|Publication number||US8083469 B1|
|Application number||US 12/408,016|
|Publication date||Dec 27, 2011|
|Filing date||Mar 20, 2009|
|Priority date||Mar 20, 2009|
|Publication number||12408016, 408016, US 8083469 B1, US 8083469B1, US-B1-8083469, US8083469 B1, US8083469B1|
|Original Assignee||Florida Turbine Technologies, Inc.|
|Export Citation||BiBTeX, EndNote, RefMan|
|Patent Citations (5), Referenced by (2), Classifications (18), Legal Events (3)|
|External Links: USPTO, USPTO Assignment, Espacenet|
1. Field of the Invention
The present invention relates generally to a small gas turbine engine, and more specifically to a lubricated bearing for the small gas turbine engine.
2. Description of the Related Art Including Information, Disclosed Under 37 CFR 1.97 and 1.98
A small gas turbine engine is used to power a small UAV (unmanned aero vehicle) because of the engine's high efficiency. The UAV can have much longer hover times because of the higher efficient gas turbine engine. Prior art UAVs are powered by small internal combustion engines or small single spool gas turbine engines.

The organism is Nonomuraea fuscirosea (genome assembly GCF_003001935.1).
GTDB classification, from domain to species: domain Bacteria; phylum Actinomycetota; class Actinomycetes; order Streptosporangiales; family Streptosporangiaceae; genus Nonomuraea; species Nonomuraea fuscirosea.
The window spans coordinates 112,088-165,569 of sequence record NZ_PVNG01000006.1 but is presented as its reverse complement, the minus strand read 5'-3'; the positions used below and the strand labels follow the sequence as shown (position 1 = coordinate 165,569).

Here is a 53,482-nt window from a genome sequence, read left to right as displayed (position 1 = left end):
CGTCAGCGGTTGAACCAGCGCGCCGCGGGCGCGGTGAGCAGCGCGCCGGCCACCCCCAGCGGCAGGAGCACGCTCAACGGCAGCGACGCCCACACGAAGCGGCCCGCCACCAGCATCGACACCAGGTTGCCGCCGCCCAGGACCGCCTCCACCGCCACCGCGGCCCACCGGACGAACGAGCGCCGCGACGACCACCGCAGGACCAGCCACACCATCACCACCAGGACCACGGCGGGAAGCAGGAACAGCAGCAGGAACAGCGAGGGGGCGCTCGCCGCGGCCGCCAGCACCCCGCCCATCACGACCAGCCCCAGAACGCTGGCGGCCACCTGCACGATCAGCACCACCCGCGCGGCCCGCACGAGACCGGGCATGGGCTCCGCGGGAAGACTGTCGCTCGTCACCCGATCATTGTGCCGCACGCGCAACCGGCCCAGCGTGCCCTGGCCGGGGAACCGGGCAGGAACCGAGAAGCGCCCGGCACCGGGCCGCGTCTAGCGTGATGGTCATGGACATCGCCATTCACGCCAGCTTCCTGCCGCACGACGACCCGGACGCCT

The size and weight of the power plant used for a UAV is critical. Extra weight or space due to a larger engine reduces the space available for fuel. Less fuel results in lower hover times. Another issue to be addressed in a UAV is the shelf life of the engine or other parts that are required to fly the UAV. A military UAV must have a very long shelf life in order to be used by the military. Thus, liquids such as lubricants must be capable of being stored for these long shelf lives if the UAV is to be operated. Modern aero gas turbine engines include a bearing lubrication system that can form up to 17% of the weight of the engine. Prior art bearing lubrication systems includes parts like lubricant reservoir, pump, lubricant cooling system, and the necessary piping to deliver and collect the lubricant to cool the bearings. These parts add to the weight of the engine.